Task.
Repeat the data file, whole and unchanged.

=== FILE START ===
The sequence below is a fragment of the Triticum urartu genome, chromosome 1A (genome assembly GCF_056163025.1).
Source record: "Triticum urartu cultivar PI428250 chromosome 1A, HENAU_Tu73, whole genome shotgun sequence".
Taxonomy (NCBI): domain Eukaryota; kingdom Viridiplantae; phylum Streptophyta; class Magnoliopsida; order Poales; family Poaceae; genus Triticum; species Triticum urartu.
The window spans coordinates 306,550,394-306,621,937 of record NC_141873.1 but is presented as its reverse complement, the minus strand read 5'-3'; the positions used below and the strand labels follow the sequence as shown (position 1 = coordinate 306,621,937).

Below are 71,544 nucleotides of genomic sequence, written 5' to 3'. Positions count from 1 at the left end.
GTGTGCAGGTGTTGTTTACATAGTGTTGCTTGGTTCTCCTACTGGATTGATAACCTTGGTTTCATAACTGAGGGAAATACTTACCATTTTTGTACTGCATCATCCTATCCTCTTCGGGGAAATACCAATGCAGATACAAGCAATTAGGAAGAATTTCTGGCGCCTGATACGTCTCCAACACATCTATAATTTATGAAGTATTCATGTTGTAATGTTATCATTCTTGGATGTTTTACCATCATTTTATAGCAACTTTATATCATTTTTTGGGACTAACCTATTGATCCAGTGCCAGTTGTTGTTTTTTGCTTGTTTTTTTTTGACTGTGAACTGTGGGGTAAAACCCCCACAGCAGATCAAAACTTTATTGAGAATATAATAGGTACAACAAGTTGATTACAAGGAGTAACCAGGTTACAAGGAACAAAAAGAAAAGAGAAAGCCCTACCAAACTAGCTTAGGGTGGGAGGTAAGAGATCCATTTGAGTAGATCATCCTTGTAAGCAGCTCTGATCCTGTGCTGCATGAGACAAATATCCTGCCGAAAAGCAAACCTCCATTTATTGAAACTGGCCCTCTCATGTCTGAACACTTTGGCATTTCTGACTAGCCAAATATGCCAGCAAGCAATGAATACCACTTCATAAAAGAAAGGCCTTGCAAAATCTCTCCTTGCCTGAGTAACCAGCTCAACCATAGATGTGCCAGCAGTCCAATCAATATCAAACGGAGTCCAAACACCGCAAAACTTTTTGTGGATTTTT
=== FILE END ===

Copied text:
The sequence below is a fragment of the Triticum urartu genome, chromosome 1A (genome assembly GCF_056163025.1).
Source record: "Triticum urartu cultivar PI428250 chromosome 1A, HENAU_Tu73, whole genome shotgun sequence".
Taxonomy (NCBI): domain Eukaryota; kingdom Viridiplantae; phylum Streptophyta; class Magnoliopsida; order Poales; family Poaceae; genus Triticum; species Triticum urartu.
The window spans coordinates 306,550,394-306,621,937 of record NC_141873.1 but is presented as its reverse complement, the minus strand read 5'-3'; the positions used below and the strand labels follow the sequence as shown (position 1 = coordinate 306,621,937).

Below are 71,544 nucleotides of genomic sequence, written 5' to 3'. Positions count from 1 at the left end.
GTGTGCAGGTGTTGTTTACATAGTGTTGCTTGGTTCTCCTACTGGATTGATAACCTTGGTTTCATAACTGAGGGAAATACTTACCATTTTTGTACTGCATCATCCTATCCTCTTCGGGGAAATACCAATGCAGATACAAGCAATTAGGAAGAATTTCTGGCGCCTGATACGTCTCCAACACATCTATAATTTATGAAGTATTCATGTTGTAATGTTATCATTCTTGGATGTTTTACCATCATTTTATAGCAACTTTATATCATTTTTTGGGACTAACCTATTGATCCAGTGCCAGTTGTTGTTTTTTGCTTGTTTTTTTTTGACTGTGAACTGTGGGGTAAAACCCCCACAGCAGATCAAAACTTTATTGAGAATATAATAGGTACAACAAGTTGATTACAAGGAGTAACCAGGTTACAAGGAACAAAAAGAAAAGAGAAAGCCCTACCAAACTAGCTTAGGGTGGGAGGTAAGAGATCCATTTGAGTAGATCATCCTTGTAAGCAGCTCTGATCCTGTGCTGCATGAGACAAATATCCTGCCGAAAAGCAAACCTCCATTTATTGAAACTGGCCCTCTCATGTCTGAACACTTTGGCATTTCTGACTAGCCAAATATGCCAGCAAGCAATGAATACCACTTCATAAAAGAAAGGCCTTGCAAAATCTCTCCTTGCCTGAGTAACCAGCTCAACCATAGATGTGCCAGCAGTCCAATCAATATCAAACGGAGTCCAAACACCGCAAAACTTTTTGTGGATTTTT